Taxation of Settlement Sums

Being involved in prolonged litigation or a protracted dispute can be a significantly stressful period of your life. After a lengthy legal battle, you may be in receipt of a substantial lump sum settlement payment, or an award of damages in your favour following a judgment. Although you may wish to enjoy the fruits of a favourable outcome, it is important to be aware of the tax implications of those hard-earned monies as they can often be forgotten at the end of a dispute.

The receipt of a lump sum of money (or other property) following settlement of a litigated matter, or a judgment, can result in the imposition of income tax, capital gains tax (CGT), and goods and services tax (GST). The fundamental question to determine the appropriate tax treatment of an award of damages or a settlement sum is  “What was the amount paid for?”

Taxing the Gains – Income Tax

The fundamental question is whether your settlement or judgment money qualifies as income. The Income Tax Assessment Act 1997 (Cth) deals with the treatment of income based on ordinary concepts or statutory income. If the amount you’ve received is akin to ordinary income, it’s going to attract the attention of the Australian Tax Office.

For example, a claim to recover unpaid earnings from your employer, then the monies you would receive on a successful outcome would attract income tax, as it is of the same character as income.

Capital Gains Tax in Litigation

CGT is another consideration when it comes to a settlement or a judgement. CGT will generally apply if a CGT event occurs with respect to a CGT asset, which results in a capital gain. When you dispose of a CGT asset through a CGT event, it may be the case that CGT will apply. In the context of litigation, examples of a CGT asset include, but are not limited to:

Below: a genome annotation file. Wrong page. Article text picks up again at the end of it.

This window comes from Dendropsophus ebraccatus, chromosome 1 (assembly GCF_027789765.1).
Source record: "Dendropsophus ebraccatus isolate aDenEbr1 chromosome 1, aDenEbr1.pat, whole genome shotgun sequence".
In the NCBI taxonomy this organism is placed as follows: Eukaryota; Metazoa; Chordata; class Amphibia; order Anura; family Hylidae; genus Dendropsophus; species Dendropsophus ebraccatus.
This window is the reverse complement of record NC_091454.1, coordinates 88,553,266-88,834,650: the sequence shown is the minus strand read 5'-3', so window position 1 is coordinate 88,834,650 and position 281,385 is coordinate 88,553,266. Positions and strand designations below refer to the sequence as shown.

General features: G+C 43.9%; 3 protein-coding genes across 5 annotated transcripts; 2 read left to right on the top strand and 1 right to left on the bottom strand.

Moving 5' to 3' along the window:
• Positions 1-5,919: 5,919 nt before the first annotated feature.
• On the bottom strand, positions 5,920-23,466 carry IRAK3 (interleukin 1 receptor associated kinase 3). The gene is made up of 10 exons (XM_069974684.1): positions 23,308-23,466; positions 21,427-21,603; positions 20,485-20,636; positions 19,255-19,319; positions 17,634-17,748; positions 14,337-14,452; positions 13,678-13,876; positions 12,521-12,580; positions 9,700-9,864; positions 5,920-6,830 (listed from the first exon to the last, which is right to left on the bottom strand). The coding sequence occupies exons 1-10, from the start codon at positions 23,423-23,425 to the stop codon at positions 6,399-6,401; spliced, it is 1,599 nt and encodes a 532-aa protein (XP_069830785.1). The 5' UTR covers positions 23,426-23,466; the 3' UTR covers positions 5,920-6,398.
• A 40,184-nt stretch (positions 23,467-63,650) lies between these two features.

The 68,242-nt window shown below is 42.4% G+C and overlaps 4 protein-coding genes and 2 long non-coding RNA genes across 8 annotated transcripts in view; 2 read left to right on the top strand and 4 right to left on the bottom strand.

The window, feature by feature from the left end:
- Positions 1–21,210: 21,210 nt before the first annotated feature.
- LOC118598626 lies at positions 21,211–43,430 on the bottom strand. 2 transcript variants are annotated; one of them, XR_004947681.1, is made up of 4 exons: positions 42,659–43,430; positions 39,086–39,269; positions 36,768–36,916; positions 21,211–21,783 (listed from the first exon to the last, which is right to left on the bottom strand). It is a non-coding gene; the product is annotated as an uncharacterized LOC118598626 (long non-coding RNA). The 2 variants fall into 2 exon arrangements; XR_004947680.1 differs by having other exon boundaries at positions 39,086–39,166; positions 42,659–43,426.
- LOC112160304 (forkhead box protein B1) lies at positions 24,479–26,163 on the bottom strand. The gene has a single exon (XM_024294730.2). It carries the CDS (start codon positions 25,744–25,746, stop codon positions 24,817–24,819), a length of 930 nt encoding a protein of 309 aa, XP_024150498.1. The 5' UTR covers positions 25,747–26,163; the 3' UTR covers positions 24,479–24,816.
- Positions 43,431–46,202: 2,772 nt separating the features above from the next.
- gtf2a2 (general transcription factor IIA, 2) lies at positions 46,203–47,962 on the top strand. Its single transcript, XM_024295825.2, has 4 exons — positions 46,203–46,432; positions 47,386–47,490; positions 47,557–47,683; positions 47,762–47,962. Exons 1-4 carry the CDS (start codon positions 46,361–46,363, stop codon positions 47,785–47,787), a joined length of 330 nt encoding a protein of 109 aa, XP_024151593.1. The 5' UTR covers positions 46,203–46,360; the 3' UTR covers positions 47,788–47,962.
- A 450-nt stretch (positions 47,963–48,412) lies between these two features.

1. An asset, such as a property, shares, or goodwill of a business, which is the subject of the litigation or dispute;
  2. Any terms of settlement of litigation which give rise to legal rights;
  3. The cause of action, or the issues in dispute, which give rise to the litigation; and
  4. A judgment debt or rights arising from a judgment.

The CGT treatment of a settlement sum, award for damages, or disposal of a CGT asset during litigation, is not a one-size-fits-all answer and it depends on the facts and the specific CGT event in question.  Expert advice is essential in this nuanced area.

The effect of GST on settlement sums

Suppose you or your business are registered for GST, and the settlement money relating to your dispute is in respect of your business’s activities or of your enterprise. In that case, GST might be imposed on the settlement sum.

Not all settlement and judgment monies you may obtain give rise to a tax liability. In certain personal injury or defamation proceedings, the money received may not attract tax liability. However, suppose you are involved in legal proceedings or a dispute. In that case, it’s vital to understand the possible tax implications on any settlement sum received or an award of damages following litigated proceedings. If you think this article might be relevant to you, please contact our team today.

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The articles on this website comprise legal general information and not legal advice. The general information presented here must not be relied upon without legal advice being sought. In the event that you wish to obtain legal advice on the contents of this general information you may do so by contacting our office or your existing solicitor.